'What amazes me about this event is that any kind of special-interest car is welcome,' he says. 'You may have a Ferrari, but you can have a lot of fun looking at Deuce Coupes. It's a real family atmosphere that different generations can enjoy.'
Most of the car shows on Saturday offer same-day registration for those who decide to bring along their favorite model and join the festivities.
|Grand Prix Motorcyclists|
The ride will begin at Ladbrokes in Harmarville at 9 a.m. and end up in Schenley Park at 11:15 a.m.
Bikers will then take a parade lap of the race course and gather in front of Phipps Conservatory and Botanical Gardens, where they can enjoy lunch and entertainment.
Each biker donates $25 per bike and $10 per passenger to participate.
The event is one of several new directions the Vintage Grand Prix is taking to keep itself fresh and exciting to its growing number of spectators, says president and race director Mike Connolly.
The total attendance figures from a week filled with car cruises, car shows, kickoff rally and vintage races should surpass 300,000 spectators in Schenley Park and at its various locations around Pittsburgh during Vintage Grand Prix-sponsored events.
At 12:20 p.m. Sunday, the Beaver Valley Jumpers skydiving team will descend on Schenley Park to deliver the official flags of the City of Pittsburgh and Allegheny County to signal the start of the races.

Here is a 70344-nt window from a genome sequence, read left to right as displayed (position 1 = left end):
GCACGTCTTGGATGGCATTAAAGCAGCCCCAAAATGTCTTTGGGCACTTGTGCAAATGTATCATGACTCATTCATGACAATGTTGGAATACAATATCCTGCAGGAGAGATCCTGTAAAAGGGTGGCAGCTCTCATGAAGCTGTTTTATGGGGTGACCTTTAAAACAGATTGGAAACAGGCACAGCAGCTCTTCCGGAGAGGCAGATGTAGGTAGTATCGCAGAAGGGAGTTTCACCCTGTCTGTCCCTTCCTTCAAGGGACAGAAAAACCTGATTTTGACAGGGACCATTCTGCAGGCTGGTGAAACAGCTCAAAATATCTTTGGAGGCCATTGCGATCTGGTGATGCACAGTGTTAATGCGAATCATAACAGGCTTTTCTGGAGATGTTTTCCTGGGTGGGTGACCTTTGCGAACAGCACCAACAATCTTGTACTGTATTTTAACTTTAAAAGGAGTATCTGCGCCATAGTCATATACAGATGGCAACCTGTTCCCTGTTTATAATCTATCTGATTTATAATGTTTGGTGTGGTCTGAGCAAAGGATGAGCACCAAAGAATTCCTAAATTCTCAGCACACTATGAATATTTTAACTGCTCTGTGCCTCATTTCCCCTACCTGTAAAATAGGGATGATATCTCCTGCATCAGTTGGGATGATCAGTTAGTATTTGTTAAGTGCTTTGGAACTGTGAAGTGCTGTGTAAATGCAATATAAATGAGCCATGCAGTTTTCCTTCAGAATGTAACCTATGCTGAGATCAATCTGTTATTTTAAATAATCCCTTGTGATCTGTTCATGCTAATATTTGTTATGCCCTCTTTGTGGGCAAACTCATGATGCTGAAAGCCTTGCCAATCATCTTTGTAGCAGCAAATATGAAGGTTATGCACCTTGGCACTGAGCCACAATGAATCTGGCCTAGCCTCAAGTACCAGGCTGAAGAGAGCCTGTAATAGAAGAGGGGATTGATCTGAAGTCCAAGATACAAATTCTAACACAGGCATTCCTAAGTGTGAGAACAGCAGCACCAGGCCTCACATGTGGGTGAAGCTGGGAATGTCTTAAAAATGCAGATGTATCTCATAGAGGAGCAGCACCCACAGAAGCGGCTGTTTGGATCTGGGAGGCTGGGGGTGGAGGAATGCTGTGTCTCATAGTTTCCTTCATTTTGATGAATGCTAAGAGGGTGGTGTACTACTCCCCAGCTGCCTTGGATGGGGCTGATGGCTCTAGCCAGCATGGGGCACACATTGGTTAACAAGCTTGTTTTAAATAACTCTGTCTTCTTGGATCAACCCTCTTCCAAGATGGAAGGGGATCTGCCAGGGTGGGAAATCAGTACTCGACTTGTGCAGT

Accepting the flags in the traditional ceremony will be Pittsburgh Mayor Tom Murphy, Allegheny County Executive Jim Roddey, Grand Prix co-founder Myron Cope and Jean Caliguiri, wife of the late Pittsburgh mayor Dick Caliguiri, whose administration first sanctioned the Vintage Grand Prix races in 1983.
85 percent are between the ages of 21 and 50
52 percent are male
48 percent are female
77 percent have college or post-college degrees
62 percent earn more than $75,000 per yer
58 percent have school-age children
84 percent are married
57 percent are professionals or executives
21 percent own their own businesses
71 percent travel by air four or more times per year
57 percent rent cars four or more times per year
42 percent live in the suburbs
15 percent live in another state
20 percent live in Pittsburgh